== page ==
Teaching algae make fuel

Teaching algae to make fuel

4:37 PM, 7th June 2011
Teaching algae to make fuel
Postdoc Iftach Yacoby showing the algae used for the process.

New process could lead to production of hydrogen using bio engineered micro organisms.

 

CAMBRIDGE, US: Many kinds of algae and cyanobacteria, common water-dwelling micro organisms, are capable of using energy from sunlight to split water molecules and release hydrogen, which holds promise as a clean and carbon-free fuel for the future. One reason this approach hasn’t yet been harnessed for fuel production is that under ordinary circumstances, hydrogen production takes a back seat to the production of compounds that the organisms use to support their own growth.

 

But Shuguang Zhang, associate director of MIT’s centre for Biomedical Engineering, and postdocs Iftach Yacoby and Sergii Pochekailov, together with colleagues at Tel Aviv University in Israel and the National Renewable Energy Laboratory in Colorado, have found a way to use bio engineered proteins to flip this preference, allowing more hydrogen to be produced.

 

“The algae are really not interested in producing hydrogen, they want to produce sugar,” said Yacoby. “The sugar is what they need for their own survival and the hydrogen is just a byproduct. But a multitasking enzyme, introduced into the liquid where the algae are at work, both suppresses the sugar production and redirects the organisms’ energies into hydrogen production.” The work is described in a paper being published online this week in the Proceedings of the National Academy of Sciences, and was supported in part by a European Molecular Biology Organization postdoctoral fellowship, the Yang Trust Fund and the US Department of Energy’s National Renewable Energy Laboratory.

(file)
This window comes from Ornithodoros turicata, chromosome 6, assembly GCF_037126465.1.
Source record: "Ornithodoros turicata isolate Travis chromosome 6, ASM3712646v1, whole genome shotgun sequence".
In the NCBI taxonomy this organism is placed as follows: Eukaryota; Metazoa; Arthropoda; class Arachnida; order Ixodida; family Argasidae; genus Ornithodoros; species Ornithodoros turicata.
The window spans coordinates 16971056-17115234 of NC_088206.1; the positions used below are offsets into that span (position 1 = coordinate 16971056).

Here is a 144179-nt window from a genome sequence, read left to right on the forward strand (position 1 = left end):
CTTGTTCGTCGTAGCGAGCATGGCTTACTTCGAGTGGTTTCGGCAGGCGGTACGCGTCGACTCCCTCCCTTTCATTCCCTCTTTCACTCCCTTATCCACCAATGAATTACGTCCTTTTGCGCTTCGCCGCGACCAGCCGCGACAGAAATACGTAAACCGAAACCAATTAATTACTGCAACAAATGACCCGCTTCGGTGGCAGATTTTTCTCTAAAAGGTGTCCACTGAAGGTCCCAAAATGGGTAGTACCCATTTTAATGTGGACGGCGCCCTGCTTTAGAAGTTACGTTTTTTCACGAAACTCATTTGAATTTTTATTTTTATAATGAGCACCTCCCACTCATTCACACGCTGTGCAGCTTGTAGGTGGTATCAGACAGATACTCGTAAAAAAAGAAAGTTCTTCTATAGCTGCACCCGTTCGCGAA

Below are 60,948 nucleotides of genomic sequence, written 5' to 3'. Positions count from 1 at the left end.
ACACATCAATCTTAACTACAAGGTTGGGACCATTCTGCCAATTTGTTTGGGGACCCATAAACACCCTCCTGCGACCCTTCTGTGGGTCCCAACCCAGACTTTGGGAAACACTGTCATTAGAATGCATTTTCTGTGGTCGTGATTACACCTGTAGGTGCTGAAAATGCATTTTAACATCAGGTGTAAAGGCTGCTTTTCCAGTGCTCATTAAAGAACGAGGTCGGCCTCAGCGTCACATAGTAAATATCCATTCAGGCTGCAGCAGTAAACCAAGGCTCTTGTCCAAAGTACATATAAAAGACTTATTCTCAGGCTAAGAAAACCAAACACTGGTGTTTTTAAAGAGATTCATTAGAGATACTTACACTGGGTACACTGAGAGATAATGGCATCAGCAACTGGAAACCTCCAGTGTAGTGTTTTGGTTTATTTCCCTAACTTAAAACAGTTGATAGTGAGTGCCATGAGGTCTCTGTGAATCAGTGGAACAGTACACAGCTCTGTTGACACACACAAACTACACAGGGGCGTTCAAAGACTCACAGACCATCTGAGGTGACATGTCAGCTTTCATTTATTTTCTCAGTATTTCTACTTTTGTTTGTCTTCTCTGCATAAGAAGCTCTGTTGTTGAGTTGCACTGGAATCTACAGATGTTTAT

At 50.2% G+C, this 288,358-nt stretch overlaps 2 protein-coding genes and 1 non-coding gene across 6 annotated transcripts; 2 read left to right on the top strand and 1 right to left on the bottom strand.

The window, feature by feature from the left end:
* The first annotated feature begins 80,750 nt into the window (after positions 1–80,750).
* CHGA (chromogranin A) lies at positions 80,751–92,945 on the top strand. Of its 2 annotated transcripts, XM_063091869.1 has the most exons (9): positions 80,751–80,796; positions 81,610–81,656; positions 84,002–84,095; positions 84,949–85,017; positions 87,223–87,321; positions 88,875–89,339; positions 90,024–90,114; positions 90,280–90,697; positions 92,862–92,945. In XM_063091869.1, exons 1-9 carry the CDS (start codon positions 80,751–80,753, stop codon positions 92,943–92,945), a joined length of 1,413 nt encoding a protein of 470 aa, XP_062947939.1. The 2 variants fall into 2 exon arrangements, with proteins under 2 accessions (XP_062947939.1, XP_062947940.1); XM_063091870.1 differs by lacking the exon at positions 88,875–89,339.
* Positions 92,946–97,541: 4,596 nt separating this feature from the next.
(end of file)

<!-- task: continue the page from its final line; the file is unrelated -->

Adding the bioengineered enzyme increases the rate of algal hydrogen production by about 400 per cent, said Yacoby. The sugar production is suppressed but not eliminated, he explains, because “If it went to zero, it would kill the organism.”

 

The research demonstrates for the first time how the two processes carried out by algae compete with each other; it also shows how that competition could be modified to favor hydrogen production in a laboratory environment. Zhang and Yacoby plan to continue developing the system to increase its efficiency of hydrogen production.

 

“It’s one step closer to an industrial process,” said Zhang. “First, you have to understand the science” - which has been achieved through this experimental work. Now, developing it further - through refinements to produce a viable commercial system for hydrogen-fuel manufacturing - is “a matter of time and money,” said Zhang.

 

Ultimately, such a system could be used to produce hydrogen on a large scale using water and sunlight. The hydrogen could be used directly to generate electricity in a fuel cell or to power a vehicle, or could be combined with carbon dioxide to make methane or other fuels in a renewable, carbon-neutral way, the researchers say.

 

The approach, Yacoby said, is simple enough that it has promise “not just in industrialized countries, but in developing countries as well” as a source of inexpensive fuel. The algae needed for the process exist everywhere on earth, and there are no toxic materials involved in any part of the process, he says.

 

“The beauty is in its simplicity,” he said.

© MIT News Office

 

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